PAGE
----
I want to continue talking about better ways that small group leaders can lead their students. In the last post we talked about 1. valuing students opinions, 2. not fearing or filling the silence, & 3. don’t feel like you have to know it all. Let’s continue:
4. Be prepared for group time.
There is nothing that sabotages a group time like a leader who is unprepared. When the leader fails to prepare, students feel devalued. In my experience, a little preparation goes a long way. The nights that I was most prepared were the nights where students seemed to really dial into what we were talking about. And prepared doesn’t mean “I read over the stuff 5 minutes before group time.” Take the necessary time to think through your material, pray for your students specifically, and watch what God does in your group.
5. Don’t do all the talking.
Ha ha! I know I am speaking to myself on this one. Students hear enough talk from adults. They need to hear their peers talk about God, life, faith, etc… That is the POINT of a small group. We need to learn to bite our tongue and get better at asking GREAT QUESTIONS instead of giving GREAT OPINIONS. John C. Maxwell put it like this in one of his leadership books, “Be impressed, not impressive.”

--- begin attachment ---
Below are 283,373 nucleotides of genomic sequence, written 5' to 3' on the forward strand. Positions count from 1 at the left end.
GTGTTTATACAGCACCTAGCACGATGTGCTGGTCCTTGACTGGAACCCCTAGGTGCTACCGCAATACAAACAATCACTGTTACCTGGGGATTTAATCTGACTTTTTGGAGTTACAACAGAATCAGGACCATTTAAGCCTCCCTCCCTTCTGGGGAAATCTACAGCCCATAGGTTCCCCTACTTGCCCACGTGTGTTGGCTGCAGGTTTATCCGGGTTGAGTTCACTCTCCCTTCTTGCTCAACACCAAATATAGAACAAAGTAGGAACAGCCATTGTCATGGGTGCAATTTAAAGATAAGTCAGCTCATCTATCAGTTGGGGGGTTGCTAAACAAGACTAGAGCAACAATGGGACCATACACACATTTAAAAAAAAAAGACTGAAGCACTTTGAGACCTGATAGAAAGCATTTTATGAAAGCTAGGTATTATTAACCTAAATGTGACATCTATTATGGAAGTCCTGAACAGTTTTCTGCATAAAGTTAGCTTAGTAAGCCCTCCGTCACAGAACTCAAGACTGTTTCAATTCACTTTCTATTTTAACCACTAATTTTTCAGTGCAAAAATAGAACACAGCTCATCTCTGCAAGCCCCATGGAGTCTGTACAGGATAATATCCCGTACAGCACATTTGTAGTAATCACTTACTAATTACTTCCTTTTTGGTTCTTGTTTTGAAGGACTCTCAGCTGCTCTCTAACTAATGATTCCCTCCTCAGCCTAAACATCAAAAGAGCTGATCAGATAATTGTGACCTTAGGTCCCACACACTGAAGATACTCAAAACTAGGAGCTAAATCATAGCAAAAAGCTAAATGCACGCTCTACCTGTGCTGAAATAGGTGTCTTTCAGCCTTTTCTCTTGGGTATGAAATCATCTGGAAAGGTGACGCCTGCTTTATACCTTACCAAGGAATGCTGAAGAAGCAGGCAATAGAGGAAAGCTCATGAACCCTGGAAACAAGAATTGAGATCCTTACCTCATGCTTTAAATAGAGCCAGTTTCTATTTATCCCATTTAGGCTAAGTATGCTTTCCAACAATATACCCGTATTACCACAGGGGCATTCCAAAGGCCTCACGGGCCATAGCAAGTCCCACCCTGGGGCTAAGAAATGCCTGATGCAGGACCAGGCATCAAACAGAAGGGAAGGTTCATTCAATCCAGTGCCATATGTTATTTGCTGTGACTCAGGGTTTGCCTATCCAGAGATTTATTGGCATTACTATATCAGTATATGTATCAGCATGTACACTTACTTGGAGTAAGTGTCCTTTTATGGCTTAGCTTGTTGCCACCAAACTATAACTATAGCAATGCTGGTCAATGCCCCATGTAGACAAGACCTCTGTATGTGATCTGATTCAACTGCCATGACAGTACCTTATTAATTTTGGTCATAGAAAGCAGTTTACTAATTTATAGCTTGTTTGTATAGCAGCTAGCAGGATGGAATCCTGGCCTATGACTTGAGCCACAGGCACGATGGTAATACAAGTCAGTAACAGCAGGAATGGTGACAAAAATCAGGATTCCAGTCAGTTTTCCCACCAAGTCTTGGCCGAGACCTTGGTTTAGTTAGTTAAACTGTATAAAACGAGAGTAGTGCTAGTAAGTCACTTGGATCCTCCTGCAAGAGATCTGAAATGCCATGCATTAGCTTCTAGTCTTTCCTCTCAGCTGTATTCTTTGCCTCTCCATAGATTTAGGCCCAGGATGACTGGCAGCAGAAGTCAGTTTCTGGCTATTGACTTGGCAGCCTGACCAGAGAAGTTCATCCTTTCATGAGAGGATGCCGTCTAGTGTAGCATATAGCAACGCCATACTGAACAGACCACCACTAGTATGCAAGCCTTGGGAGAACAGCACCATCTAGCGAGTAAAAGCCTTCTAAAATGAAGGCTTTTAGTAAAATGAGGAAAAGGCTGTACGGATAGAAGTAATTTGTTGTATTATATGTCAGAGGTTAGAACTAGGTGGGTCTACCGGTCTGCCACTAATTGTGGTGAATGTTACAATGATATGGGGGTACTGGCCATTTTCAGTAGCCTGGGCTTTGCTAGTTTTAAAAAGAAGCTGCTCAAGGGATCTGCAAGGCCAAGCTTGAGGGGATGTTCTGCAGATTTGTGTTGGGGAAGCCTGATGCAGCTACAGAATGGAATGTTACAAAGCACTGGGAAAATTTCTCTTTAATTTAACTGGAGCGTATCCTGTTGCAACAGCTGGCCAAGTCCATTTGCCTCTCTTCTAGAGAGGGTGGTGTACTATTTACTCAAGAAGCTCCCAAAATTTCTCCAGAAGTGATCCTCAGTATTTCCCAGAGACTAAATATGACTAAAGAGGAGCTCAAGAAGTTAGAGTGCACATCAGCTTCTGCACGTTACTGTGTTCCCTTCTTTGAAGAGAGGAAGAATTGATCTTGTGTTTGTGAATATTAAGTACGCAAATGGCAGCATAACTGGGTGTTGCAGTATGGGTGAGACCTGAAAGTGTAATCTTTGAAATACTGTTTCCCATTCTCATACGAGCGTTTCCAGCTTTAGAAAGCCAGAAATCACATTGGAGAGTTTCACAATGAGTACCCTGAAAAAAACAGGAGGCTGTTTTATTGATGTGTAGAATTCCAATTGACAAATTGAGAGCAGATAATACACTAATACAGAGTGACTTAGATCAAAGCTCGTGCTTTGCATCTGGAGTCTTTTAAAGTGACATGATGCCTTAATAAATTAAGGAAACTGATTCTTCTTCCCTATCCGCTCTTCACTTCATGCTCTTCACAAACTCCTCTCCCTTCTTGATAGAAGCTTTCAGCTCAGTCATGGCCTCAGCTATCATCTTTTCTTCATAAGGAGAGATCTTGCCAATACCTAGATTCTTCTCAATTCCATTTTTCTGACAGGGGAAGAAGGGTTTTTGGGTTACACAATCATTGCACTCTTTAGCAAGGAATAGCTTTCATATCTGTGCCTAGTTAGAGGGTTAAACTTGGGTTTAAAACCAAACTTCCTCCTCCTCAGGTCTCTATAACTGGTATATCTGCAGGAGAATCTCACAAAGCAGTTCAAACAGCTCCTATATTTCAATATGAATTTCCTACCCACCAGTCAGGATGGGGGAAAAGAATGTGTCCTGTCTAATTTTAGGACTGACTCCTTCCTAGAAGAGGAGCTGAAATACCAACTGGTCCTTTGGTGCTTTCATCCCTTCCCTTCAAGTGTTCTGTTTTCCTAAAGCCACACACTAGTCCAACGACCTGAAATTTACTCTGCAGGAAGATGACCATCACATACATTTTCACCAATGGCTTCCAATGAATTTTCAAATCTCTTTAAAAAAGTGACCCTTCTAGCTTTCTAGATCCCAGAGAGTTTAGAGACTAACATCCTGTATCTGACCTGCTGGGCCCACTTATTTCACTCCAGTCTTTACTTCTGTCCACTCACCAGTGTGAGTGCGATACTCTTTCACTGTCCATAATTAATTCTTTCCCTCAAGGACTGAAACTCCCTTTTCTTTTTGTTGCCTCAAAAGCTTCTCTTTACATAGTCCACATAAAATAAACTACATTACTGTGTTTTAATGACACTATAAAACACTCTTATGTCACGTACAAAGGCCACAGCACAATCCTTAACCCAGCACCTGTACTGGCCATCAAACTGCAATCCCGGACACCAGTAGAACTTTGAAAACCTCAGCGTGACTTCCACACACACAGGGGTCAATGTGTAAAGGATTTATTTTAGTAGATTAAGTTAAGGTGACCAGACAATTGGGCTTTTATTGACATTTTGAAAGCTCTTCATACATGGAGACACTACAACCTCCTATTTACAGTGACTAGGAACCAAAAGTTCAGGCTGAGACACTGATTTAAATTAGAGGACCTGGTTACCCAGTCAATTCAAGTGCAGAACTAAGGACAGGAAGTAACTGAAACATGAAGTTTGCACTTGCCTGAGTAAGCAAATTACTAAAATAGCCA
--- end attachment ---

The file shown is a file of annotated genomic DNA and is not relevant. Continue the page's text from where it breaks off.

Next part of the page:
to be continued…
Okay, before I get too far into this post, I have to confess something: I am not a very good small group leader. I think it is because I like to talk too much. 🙂 So you might be asking yourself, “Then why are you writing this post?” Great question. I am writing these posts (this will be a series) because, I may not be a very good small group leader, but I have had the opportunity to lead many GREAT small group leaders. I have learned lessons by observing them and asking them questions. And the list I am about to share comes from years of failing at leading small groups and listening, observing, and learning from others who were, in my opinion, AWESOME at it.
1. Value Students Opinions, Views, & Insights.